Into the Woods: A Hard-Earned Final Curtain

By Olive Nugent

Between the dump of post-midterm assignments and winter rearing its ugly head, the first week of December was a long slog for many. For the over thirty students involved in this year’s school production of Into the Woods, it was particularly gruelling – but the resounding success of the three-night production was their sweet reward.

The production of Stephen Sondheim’s whimsical mashup of Charles Perrault and Brothers Grimm fairy tales was the talk of Lisgar for weeks leading up to opening night, with students ducking frantically in and out of class for rehearsals in the final days.

I saw the show on  its second night, which, I’m told, was the best of the three performances; cast and crew had had Thursday to get into the swing of things and were still bursting with energy, which friends involved tell me was waning a bit by Saturday. Into the Woods is a remarkably long musical – the show  was nearly 3 hours from start to finish, including the intermission – so I’m not surprised they were beginning to feel their first two performances by Saturday. However, it’s a testament to the production that the plot never felt drawn out.

There was apparently some confusion in the audience as to when the show was actually meant to end – a number of people left at the intermission thinking it was the end of the show because, in spite of the narrator’s shout of “to be continued!” the end of the first act had a kind of fairytale closure to it that seemed appropriate and final. However, those who left early did, at least, leave on a high note; without spoiling anything, I can say that Act 2 is significantly less cheerful than the first.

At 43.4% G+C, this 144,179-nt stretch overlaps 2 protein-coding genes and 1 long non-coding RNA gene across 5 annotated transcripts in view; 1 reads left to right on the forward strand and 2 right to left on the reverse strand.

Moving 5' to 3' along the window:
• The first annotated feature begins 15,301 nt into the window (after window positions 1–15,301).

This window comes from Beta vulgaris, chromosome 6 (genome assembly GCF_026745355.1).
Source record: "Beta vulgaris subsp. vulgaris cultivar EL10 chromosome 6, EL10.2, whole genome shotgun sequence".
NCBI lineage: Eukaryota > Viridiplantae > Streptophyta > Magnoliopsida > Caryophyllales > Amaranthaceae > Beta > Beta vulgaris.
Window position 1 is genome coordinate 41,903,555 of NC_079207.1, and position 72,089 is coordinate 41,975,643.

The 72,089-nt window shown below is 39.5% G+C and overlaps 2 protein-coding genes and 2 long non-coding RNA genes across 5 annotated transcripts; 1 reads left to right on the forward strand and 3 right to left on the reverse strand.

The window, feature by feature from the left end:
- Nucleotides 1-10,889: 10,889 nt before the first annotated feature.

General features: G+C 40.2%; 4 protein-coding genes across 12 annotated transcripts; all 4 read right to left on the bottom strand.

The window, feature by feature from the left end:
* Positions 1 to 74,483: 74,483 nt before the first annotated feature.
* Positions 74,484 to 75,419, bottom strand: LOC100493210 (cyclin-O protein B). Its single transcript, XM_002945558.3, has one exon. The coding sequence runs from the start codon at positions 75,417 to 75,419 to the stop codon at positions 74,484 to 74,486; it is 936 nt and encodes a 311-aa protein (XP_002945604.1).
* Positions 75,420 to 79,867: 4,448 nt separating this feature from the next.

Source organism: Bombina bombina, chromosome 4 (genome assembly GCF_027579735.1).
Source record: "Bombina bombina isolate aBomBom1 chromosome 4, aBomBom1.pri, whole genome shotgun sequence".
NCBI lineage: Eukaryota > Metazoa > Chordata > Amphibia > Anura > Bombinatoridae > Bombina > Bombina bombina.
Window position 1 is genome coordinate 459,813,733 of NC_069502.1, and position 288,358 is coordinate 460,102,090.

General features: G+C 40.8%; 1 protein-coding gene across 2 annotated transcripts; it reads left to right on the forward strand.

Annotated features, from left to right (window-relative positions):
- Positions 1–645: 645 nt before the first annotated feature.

Some of the show’s best comedic moments sprung from its own self-awareness and acknowledgement that they were, in fact, on stage; I’m thinking of the comparison of a yellow corn-cob to clearly not yellow lock of hair and the feeding of Milky White the cow through a door on her side. These weren’t original gags from the musical, but were invented just for this production and doubled as clever use of imperfect props.

Though the whole cast put in a very solid performance, there are a few who I think deserve particular recognition. Aliya Frendo gave a remarkable  performance as the baker’s wife with pretty extraordinary vocals and Katriona Lane was extremely convincing as Jack’s perpetually harried mother. And kudos to Joshua Lane for turning up to a trivia tournament at Ottawa U on Saturday morning after having performed two nights in a row with another to come.

So too should be commended the tireless work of supervising teachers, the Lisgar student orchestra, and everyone involved in the production and set design.

I talked to Frank Boothroyd, a percussionist with the Lisgar student orchestra, who commented:

I thought that preparing for the musical was an enjoyable experience. Practices went fairly well, but when we rehearsed with the cast things kind of fell apart. But in the week before the show, there were practices almost every night after school which helped a lot to put everything together. I didn’t get much done that week, but the musical improved a lot. After the dress rehearsal, I was confident that performances would go well, and I’m happy with how they went.

When I asked Emma Kirke, stage manager, for her thoughts on the production, she started with a quote by Sondheim himself:

“Though it’s fearful, though it’s deep and dark and though may lose the path”, you must not give up until you complete the task. This endeavour was successful with the help of incredibly supportive teachers without whom we wouldn’t have been able to bring our audience into the woods.

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